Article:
LAHDP also teaches young professionals to envision how traditionally separated agencies and sectors can collaborate.
“The private sector needs to know that money can be made in affordable housing,” said Ziman Center Executive Director Tim Kawahara. “If the only housing starts are luxury, there will never be enough affordable housing. This crisis cuts into the urban workforce if people can’t afford to live where they work, threatening our region’s economic viability.”
Impediments and Policy
LAHDP Do-Director Joan Ling, lecturer in urban planning at the UCLA Luskin School of Public Affairs, declared on the first day of training, “Affordable housing development isn’t rocket science. It needs two things, land and money. Since there isn’t enough land, it’s land-use policy that needs expanding.”
LAHDP instructors guided participants through tax codes and credits, entitlements and finance, among other industry tools. The program paired each team of six participants with a UCLA Master of Architecture-degreed consultant to develop a real housing tract in the Mar Vista neighborhood of Los Angeles. The assignment was based on extant zoning and permitting parameters. Teams established a mission and targeted a specific tenant population, such as previously homeless military veterans or youth transitioning from foster care.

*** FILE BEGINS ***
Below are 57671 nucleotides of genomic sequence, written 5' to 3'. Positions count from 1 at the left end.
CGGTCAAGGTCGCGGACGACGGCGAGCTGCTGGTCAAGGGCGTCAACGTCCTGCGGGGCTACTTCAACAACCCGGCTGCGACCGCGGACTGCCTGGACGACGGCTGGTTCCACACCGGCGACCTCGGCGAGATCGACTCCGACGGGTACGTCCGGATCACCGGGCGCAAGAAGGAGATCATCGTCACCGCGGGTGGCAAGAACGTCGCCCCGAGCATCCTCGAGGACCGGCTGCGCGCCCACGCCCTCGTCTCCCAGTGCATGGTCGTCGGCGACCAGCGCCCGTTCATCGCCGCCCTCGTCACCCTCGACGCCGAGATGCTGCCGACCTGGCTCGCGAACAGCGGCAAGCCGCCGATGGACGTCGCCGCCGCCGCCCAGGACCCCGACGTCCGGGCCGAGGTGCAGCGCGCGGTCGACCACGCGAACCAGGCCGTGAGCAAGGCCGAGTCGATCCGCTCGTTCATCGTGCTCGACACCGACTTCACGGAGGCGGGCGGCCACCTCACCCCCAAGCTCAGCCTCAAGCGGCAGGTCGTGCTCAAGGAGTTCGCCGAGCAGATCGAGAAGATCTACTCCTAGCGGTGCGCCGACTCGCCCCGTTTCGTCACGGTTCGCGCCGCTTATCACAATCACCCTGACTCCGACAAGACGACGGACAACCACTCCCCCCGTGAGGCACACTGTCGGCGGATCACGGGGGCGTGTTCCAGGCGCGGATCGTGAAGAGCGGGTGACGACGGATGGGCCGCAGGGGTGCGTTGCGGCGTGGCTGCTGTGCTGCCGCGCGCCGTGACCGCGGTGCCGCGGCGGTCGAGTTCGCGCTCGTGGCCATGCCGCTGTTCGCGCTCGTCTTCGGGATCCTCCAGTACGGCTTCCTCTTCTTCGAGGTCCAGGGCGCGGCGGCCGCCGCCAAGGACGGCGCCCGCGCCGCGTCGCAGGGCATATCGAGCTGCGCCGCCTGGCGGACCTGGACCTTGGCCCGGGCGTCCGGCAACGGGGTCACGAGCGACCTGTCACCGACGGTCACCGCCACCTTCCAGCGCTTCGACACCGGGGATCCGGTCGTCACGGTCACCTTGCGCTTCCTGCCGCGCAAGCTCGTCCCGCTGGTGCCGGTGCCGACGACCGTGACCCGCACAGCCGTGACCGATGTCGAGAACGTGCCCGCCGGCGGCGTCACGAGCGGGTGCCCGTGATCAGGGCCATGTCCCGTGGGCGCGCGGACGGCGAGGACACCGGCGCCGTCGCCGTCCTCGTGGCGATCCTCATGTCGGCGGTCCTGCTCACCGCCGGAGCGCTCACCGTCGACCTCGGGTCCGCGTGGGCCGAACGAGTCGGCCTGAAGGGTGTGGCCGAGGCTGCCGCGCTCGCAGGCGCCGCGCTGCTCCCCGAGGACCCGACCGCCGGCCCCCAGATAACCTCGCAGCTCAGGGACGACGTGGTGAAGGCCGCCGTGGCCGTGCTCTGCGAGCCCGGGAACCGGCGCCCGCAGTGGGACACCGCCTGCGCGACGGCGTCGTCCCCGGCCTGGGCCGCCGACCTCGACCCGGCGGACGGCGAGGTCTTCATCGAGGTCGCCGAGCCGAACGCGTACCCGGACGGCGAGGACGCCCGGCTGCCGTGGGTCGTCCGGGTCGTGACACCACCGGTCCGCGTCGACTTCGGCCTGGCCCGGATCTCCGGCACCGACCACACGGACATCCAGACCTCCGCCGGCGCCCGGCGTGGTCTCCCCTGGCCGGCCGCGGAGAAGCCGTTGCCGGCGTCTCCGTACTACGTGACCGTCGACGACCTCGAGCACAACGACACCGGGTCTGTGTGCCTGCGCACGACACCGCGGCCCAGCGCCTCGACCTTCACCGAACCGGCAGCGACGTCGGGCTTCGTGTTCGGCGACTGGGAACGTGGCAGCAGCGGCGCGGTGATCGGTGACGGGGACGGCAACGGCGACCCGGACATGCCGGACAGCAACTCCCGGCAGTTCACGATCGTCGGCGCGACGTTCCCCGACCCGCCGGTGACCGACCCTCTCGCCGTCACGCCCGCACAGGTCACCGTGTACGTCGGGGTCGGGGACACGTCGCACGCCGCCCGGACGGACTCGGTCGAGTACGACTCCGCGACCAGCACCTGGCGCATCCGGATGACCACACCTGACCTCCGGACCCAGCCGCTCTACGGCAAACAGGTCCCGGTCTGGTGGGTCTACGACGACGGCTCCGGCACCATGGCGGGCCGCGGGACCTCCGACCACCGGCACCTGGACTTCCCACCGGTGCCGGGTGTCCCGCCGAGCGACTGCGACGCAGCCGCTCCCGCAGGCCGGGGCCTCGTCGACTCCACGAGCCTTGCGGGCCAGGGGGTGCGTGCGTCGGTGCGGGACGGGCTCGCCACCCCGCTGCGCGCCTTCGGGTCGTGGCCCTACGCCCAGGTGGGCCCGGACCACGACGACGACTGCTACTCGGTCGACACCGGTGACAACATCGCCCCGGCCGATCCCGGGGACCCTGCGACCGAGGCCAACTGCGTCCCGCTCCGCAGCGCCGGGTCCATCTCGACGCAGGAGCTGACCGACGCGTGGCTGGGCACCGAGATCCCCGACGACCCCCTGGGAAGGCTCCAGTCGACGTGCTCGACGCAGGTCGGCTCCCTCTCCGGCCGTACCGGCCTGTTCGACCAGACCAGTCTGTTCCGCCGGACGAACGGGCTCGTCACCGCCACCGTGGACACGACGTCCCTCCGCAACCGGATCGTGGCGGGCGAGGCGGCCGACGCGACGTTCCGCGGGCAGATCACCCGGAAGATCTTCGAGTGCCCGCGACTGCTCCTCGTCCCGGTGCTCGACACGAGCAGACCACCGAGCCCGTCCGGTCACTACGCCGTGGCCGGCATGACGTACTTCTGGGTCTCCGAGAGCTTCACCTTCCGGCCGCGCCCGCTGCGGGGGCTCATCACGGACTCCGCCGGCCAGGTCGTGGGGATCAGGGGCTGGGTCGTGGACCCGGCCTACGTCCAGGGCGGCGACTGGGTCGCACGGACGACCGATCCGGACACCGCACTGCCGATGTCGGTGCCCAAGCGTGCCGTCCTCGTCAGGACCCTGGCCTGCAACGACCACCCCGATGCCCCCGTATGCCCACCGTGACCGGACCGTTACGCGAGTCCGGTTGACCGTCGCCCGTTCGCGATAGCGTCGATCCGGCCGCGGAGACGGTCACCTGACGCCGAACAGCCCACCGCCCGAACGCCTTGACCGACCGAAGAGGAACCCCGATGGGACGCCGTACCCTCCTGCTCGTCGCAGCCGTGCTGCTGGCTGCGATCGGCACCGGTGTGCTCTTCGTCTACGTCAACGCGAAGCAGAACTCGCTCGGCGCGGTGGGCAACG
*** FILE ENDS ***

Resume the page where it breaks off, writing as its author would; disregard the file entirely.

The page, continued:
Participants included those from established organizations, such as L.A.’s Skid Row Housing Trust and Mercy Housing California. Others came from regional entities like the East L.A. Community Corporation, Coachella Valley Housing Coalition and Self-Help Enterprises in Visalia.
To develop the curriculum, Gabriel and Ling teamed with Professor of Architecture and Urban Design Dana Cuff, who is also director of cityLAB UCLA; and Ziman Center board member Lance Bocarsly, a lecturer at UCLA School of Law and founding partner at Bocarsly Emden Cowan Esmail & Arndt LLP.